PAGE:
Once the future was projected in movies as a colorful and peaceful environment, where most of the human challenges will come from encounters with other civilizations and the confrontation with humanity’s own thirst in discovering the Universe and breaking all its frontiers. Then the dark political fiction interfered, as movies like 1984 and Brazil brought up to screen the social nightmares  of a world dominated by totalitarianism. Nowadays almost all movies that deal with the future seem to be dark dystopias that describe the planet after some kind of atomic, biological or ecological apocalypse, or in the best case a society that became some kind of Orwellian nightmare. Director Rian Johnson‘s Looper is no exception, as the world of 2044 or 2074 in the film is dominated by violence, human life has lower price than ever, and the technology progress did not bring to mankind any happiness (neither cleaner streets). Time travel was invented but quickly forbidden, as organized crime took over, and as with any forbidden substance or weapon it is the mafia that controls the illegal trade.

 

source www.imdb.com/title/tt1276104/?

 

‘Loopers’ are paid killers whose mission is to execute in cold blood in the year 2044 the victims targeted by the mob of 2074 to die. The trick and the trigger of the story is that 30 years later it may be decided that the looper is the one to die, and then if the sentence is not put in action a loop is created. Loopers are not allowed to feel any mercy, not even to their own self in the future. The smart script of this film, one of the smartest that I have seen lately avoids with the twist of a sentence the hard questions asked when the two instances of the same paid killer (Bruce Willis and Joseph Gordon-Levitt) meet in one of the scenes that is hard to forget for anybody who saw the film. ‘Too complicated, let us not enter the details’. And if details are left apart, this story works perfectly, and the ending makes a lot of sense in a story which could easily get too complicated and too hard to follow.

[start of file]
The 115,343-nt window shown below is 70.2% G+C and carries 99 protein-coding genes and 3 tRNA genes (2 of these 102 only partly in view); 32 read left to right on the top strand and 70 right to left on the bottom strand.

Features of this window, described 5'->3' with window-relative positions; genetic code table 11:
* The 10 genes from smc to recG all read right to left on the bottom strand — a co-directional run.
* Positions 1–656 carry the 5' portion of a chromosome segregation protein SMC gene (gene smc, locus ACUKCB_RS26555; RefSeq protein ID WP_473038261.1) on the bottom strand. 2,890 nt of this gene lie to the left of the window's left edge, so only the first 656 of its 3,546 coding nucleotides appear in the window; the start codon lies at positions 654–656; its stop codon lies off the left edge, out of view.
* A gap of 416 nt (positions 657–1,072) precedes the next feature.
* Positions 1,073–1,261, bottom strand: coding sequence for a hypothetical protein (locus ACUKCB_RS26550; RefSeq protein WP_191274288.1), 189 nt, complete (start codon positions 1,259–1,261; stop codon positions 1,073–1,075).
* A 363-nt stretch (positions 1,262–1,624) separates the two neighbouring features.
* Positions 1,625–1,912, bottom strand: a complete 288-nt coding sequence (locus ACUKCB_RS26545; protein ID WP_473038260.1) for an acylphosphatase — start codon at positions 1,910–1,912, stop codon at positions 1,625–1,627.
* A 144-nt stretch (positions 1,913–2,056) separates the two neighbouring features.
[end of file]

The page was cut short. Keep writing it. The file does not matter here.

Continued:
(video source SonyPictures)

 

It’s hard to tell from this film that writer and director Rian Johnson is almost a newcomer in the world of Hollywood. Not only the pace of the film is perfectly tuned accelerating and slowing as the story demands, and the cinematography choices he made seem efficient and the story and dialogs create the atmosphere of distrust that lets the viewer ask all the time what is meant by the sequence he watches and what comes next, without explaining things too early or too late – there is also something in the realistic style he picks that makes the story credible and the characters resonate with viewers despite the unusual situations they are facing. Bruce Willis proves once more that he is much more than an action hero actor (although the fans of Die Hard will find here a few scenes that will remind them their beloved character), Joseph Gordon-Levitt approaches the role with a self-confidence and a palette of nuances that makes me believe that we may have in him another megastar of tomorrow,  while Emily Blunt confirms the good vibrations I felt watching her in The Adjustment Bureau. Looper is a more than satisfying action thriller, it is one of the best written, directed and acted films I have seen in the last year.